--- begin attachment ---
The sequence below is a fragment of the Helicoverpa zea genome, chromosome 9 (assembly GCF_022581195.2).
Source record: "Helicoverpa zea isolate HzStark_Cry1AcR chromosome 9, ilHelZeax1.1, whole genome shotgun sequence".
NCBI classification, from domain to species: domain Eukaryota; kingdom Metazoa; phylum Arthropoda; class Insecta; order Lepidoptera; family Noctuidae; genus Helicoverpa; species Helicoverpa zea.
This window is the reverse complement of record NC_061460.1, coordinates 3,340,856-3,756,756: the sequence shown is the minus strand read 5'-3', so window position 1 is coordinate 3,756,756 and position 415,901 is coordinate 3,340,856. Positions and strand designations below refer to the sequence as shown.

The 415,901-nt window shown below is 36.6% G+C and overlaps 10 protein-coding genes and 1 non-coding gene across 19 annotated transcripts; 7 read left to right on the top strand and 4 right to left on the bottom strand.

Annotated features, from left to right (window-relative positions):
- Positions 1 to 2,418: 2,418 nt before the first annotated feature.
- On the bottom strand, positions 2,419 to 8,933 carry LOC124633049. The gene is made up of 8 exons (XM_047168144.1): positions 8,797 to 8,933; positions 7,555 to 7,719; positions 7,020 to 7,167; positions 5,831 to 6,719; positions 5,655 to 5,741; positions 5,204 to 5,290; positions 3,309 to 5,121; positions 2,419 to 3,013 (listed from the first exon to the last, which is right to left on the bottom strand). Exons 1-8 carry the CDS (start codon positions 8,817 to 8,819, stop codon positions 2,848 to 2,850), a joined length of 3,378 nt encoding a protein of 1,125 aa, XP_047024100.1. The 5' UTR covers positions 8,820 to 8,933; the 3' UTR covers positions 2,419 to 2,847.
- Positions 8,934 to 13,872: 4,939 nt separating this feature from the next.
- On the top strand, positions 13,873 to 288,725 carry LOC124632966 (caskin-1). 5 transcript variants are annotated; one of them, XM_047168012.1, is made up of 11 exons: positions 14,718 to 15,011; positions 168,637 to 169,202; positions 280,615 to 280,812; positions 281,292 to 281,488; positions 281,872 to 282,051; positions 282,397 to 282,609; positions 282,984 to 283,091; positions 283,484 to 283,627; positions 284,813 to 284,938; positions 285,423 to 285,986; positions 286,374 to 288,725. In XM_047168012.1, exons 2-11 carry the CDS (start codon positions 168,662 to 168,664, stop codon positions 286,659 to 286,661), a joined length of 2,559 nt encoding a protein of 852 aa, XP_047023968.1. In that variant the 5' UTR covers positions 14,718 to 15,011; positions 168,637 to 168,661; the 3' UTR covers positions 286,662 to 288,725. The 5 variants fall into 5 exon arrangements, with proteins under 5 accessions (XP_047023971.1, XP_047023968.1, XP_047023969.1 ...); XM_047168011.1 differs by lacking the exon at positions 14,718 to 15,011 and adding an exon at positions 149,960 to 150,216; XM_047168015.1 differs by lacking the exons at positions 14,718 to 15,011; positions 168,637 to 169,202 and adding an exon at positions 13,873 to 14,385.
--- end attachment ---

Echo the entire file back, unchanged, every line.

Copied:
The sequence below is a fragment of the Helicoverpa zea genome, chromosome 9 (assembly GCF_022581195.2).
Source record: "Helicoverpa zea isolate HzStark_Cry1AcR chromosome 9, ilHelZeax1.1, whole genome shotgun sequence".
NCBI classification, from domain to species: domain Eukaryota; kingdom Metazoa; phylum Arthropoda; class Insecta; order Lepidoptera; family Noctuidae; genus Helicoverpa; species Helicoverpa zea.
This window is the reverse complement of record NC_061460.1, coordinates 3,340,856-3,756,756: the sequence shown is the minus strand read 5'-3', so window position 1 is coordinate 3,756,756 and position 415,901 is coordinate 3,340,856. Positions and strand designations below refer to the sequence as shown.

The 415,901-nt window shown below is 36.6% G+C and overlaps 10 protein-coding genes and 1 non-coding gene across 19 annotated transcripts; 7 read left to right on the top strand and 4 right to left on the bottom strand.

Annotated features, from left to right (window-relative positions):
- Positions 1 to 2,418: 2,418 nt before the first annotated feature.
- On the bottom strand, positions 2,419 to 8,933 carry LOC124633049. The gene is made up of 8 exons (XM_047168144.1): positions 8,797 to 8,933; positions 7,555 to 7,719; positions 7,020 to 7,167; positions 5,831 to 6,719; positions 5,655 to 5,741; positions 5,204 to 5,290; positions 3,309 to 5,121; positions 2,419 to 3,013 (listed from the first exon to the last, which is right to left on the bottom strand). Exons 1-8 carry the CDS (start codon positions 8,817 to 8,819, stop codon positions 2,848 to 2,850), a joined length of 3,378 nt encoding a protein of 1,125 aa, XP_047024100.1. The 5' UTR covers positions 8,820 to 8,933; the 3' UTR covers positions 2,419 to 2,847.
- Positions 8,934 to 13,872: 4,939 nt separating this feature from the next.
- On the top strand, positions 13,873 to 288,725 carry LOC124632966 (caskin-1). 5 transcript variants are annotated; one of them, XM_047168012.1, is made up of 11 exons: positions 14,718 to 15,011; positions 168,637 to 169,202; positions 280,615 to 280,812; positions 281,292 to 281,488; positions 281,872 to 282,051; positions 282,397 to 282,609; positions 282,984 to 283,091; positions 283,484 to 283,627; positions 284,813 to 284,938; positions 285,423 to 285,986; positions 286,374 to 288,725. In XM_047168012.1, exons 2-11 carry the CDS (start codon positions 168,662 to 168,664, stop codon positions 286,659 to 286,661), a joined length of 2,559 nt encoding a protein of 852 aa, XP_047023968.1. In that variant the 5' UTR covers positions 14,718 to 15,011; positions 168,637 to 168,661; the 3' UTR covers positions 286,662 to 288,725. The 5 variants fall into 5 exon arrangements, with proteins under 5 accessions (XP_047023971.1, XP_047023968.1, XP_047023969.1 ...); XM_047168011.1 differs by lacking the exon at positions 14,718 to 15,011 and adding an exon at positions 149,960 to 150,216; XM_047168015.1 differs by lacking the exons at positions 14,718 to 15,011; positions 168,637 to 169,202 and adding an exon at positions 13,873 to 14,385.